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June 22, 2006
Brush hour on Main St.

Gennaro leads bid to clean up graffiti

by Donald Bertrand
    Taking a page from Tom Sawyer's fence-painting episode, Councilman James Gennaro was out last week painting a door gate on Main St. in Kew Gardens Hills.

Gennaro's Sawyer-esque attempt to get passersby to join him fell flat, but the project he was a part of is no failure.

In fact, it's an extension of a 2-year-old Doe Fund effort that puts a team of formerly homeless persons to work five days a week cleaning litter from the streets of the community's business district.

Now, a second team of the formerly homeless will be deployed to clean up the graffiti on storefronts and walls in the area between Melbourne Ave. and Union Turnpike along Main St., and also along Vleigh Place.

"Graffiti, you are going down. No graffiti in my town," Gennaro (D-Fresh Meadows) said last Thursday, as he slapped a coat of paint over the graffiti-scarred gate.

Since crews dispatched by the nonprofit Doe Fund started cleaning up the business district, the community seen improvements in both its appearance and its quality of life, said Patricia Dolan, president of the Kew Gardens Hills Civic Association.

"The merchants are telling me that it has made a big difference, not only in making our streets cleaner and safer, but it has made it a more attractive environment for them to do business," Dolan said.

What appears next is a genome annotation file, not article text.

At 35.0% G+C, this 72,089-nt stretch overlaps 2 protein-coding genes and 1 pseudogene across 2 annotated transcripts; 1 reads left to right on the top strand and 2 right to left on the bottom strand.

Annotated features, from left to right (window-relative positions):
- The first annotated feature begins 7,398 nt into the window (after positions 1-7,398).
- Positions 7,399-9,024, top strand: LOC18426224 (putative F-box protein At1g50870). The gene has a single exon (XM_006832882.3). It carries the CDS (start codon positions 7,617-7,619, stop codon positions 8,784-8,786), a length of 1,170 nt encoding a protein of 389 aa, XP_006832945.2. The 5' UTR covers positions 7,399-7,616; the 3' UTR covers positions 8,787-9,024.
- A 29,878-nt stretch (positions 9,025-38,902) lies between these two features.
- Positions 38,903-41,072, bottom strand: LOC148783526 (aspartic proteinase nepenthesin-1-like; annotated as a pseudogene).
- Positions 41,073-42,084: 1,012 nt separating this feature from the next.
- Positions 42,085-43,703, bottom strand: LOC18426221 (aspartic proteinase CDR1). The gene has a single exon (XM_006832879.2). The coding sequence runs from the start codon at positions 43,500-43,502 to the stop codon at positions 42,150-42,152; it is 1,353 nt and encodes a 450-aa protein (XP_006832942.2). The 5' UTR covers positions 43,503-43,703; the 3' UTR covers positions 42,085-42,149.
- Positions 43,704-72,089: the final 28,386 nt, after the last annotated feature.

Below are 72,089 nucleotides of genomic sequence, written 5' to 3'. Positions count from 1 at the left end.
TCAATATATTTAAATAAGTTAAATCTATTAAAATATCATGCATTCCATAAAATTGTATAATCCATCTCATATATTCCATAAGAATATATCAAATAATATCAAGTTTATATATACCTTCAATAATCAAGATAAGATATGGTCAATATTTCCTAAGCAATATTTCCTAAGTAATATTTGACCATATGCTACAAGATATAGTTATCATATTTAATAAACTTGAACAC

Keeping the graffiti off the cleaned or painted walls and security gates won't be easy, conceded Peter Simmons, a Doe Fund senior supervisor.

"Areas where we have already done, new graffiti has popped up. We will go back and clean it off," Simmons said. "Somewhere along the way these people will get the message."

The original Doe Fund project featured a two-man team, cleaning in the district five days a week. That project is funded with $55,000 in funding secured by Gennaro.

The new project, which runs through July, will add just under $5,000 in funding.

Gennaro said that new funding will be allocated as needed.

"We recognize that with graffiti, you have to go back again and again," the councilman added.

"Our main mission is to help formerly homeless individuals to get back on track, recreate their lives and become self-sufficient," said Joanna West, director of business development for the Doe Fund.

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